The role of the Proposals Map is to illustrate the policies in the development plan document with which it is associated.  Where the Proposals Map has been drawn up incorrectly, so that it does not illustrate the adopted policies, a correction of the map is not an alteration of the development plan document since no alteration of the development plan itself is required.

The powers in Sections 23(1), 23(5) and 26(1) of the Act were sufficiently wide to allow a correction to a Proposals Map in such circumstances’.

Decision Maker: Portfolio Holder for Planning

Decision published: 17/11/2020

Effective from: 17/11/2020

Decision:

Decision

 

To note that a recently  identified factual error in the Policies Map of the  Minerals Strategy 2014 has been corrected.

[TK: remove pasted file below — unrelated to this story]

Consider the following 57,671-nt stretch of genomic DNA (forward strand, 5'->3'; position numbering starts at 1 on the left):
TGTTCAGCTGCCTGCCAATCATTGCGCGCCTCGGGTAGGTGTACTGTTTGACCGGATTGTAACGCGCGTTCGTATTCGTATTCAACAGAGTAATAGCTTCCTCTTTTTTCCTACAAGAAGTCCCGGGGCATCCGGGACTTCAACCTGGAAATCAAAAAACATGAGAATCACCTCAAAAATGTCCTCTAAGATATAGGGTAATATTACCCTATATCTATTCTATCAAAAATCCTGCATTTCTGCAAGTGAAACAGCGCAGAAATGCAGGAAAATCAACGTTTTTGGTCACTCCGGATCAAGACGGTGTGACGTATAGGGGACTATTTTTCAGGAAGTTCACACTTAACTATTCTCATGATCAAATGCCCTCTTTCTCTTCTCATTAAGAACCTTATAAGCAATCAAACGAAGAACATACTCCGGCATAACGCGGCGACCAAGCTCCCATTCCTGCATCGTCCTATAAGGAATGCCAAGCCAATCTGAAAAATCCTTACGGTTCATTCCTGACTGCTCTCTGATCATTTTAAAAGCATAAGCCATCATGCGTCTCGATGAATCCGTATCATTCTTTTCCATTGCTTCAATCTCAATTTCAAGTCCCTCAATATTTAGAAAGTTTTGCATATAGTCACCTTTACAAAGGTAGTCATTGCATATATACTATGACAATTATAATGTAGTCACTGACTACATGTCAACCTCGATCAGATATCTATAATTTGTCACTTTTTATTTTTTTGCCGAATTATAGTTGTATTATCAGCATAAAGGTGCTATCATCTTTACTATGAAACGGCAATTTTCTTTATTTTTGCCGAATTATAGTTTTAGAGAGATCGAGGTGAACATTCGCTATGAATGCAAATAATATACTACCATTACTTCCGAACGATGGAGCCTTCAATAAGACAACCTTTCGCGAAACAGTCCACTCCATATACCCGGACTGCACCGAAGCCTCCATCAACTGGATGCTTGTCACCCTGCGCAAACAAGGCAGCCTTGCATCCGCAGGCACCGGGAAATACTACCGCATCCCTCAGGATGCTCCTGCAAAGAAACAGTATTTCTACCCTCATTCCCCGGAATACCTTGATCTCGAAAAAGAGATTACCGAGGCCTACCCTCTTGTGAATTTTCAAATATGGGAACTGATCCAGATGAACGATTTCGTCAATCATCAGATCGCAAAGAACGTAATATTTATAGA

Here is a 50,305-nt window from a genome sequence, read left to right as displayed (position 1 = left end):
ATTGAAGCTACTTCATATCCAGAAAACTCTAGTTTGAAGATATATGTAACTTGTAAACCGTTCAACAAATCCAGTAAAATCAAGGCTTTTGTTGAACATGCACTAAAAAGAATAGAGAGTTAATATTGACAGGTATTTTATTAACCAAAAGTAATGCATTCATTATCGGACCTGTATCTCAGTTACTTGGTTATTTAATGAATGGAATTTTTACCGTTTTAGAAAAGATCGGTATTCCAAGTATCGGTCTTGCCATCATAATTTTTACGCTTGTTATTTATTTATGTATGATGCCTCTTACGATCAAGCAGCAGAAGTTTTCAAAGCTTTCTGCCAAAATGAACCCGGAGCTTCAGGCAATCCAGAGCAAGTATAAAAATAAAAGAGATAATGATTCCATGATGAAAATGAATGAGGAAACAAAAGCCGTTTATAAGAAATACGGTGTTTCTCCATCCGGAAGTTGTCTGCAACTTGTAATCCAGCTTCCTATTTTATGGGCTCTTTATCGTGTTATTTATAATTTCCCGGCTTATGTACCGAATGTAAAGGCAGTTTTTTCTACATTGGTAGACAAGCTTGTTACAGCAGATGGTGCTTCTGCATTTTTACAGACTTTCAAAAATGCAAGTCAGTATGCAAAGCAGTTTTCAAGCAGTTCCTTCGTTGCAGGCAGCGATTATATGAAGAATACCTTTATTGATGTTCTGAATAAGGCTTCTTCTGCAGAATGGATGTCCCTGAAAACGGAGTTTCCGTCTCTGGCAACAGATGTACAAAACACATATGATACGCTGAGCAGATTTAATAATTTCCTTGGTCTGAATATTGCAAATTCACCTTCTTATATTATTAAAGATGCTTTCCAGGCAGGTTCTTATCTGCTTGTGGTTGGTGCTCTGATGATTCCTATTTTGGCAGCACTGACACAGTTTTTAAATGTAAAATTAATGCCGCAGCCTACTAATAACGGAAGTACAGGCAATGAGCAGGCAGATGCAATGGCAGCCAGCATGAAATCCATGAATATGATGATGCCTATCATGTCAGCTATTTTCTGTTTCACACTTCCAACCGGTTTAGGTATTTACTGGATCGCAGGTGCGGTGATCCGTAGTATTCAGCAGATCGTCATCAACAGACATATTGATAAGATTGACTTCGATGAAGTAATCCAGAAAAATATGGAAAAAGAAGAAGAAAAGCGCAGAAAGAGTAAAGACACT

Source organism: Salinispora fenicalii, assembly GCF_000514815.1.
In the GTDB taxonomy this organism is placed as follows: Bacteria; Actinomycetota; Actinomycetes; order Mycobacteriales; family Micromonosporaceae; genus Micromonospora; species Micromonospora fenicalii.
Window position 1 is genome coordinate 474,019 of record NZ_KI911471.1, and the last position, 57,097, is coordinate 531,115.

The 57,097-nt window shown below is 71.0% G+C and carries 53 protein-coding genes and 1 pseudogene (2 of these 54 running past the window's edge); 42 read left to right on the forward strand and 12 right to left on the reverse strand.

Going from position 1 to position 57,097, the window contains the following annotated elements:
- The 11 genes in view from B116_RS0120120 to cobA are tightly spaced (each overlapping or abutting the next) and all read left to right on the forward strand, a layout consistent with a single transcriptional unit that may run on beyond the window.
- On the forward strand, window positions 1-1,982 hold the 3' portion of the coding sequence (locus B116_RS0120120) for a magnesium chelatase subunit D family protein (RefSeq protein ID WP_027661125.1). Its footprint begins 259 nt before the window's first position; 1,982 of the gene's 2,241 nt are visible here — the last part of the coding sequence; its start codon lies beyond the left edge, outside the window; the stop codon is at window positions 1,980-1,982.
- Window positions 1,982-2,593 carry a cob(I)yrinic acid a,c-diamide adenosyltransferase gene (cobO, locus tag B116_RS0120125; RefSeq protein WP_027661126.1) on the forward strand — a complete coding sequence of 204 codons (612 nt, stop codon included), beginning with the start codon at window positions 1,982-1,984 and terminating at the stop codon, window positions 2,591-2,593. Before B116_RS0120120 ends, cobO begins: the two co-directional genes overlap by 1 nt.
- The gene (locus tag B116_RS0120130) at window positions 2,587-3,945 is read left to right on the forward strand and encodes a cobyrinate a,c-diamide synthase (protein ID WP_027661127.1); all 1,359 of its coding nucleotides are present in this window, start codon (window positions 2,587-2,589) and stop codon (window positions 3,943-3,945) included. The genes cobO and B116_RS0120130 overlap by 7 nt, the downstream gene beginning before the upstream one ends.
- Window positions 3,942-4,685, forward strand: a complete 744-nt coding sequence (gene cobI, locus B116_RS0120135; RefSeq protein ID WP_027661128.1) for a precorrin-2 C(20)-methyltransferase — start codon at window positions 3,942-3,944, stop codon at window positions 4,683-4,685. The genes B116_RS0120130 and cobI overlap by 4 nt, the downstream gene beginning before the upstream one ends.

Lead officer: Trevor Bradley


28/09/2020 - The removal of the redundant tram lines (Weymouth Harbour Branchline) and reinstatement of the carriageway to improve safety; specifically, for cyclists, motorcyclists and pedestrians and reduce the maintenance burden ref: 415    Recommendations Approved

Reason for the Decision

The rails have been put permanently out of use by Network Rail.  This network change has been agreed by government.  The now redundant rails are an ongoing safety hazard and maintenance burden to Dorset Council.  Should the scheme not go ahead within the planned window, there is the risk that Dorset Council will have to return the grant.

 

Alternative Options considered and rejected

Dorset Council has been working with Network Rail to identify a satisfactory, long term solution to the problem. 

 

Options considered include surfacing over and infilling.  An infilling trial was undertaken in 2012.  Four different options were tested, but none proved durable.  In addition, infilling only addresses on aspect of the risk (cycle wheels being caught in the void between the tracks) The slip hazard remains, and there has been no reduction in the accident rate.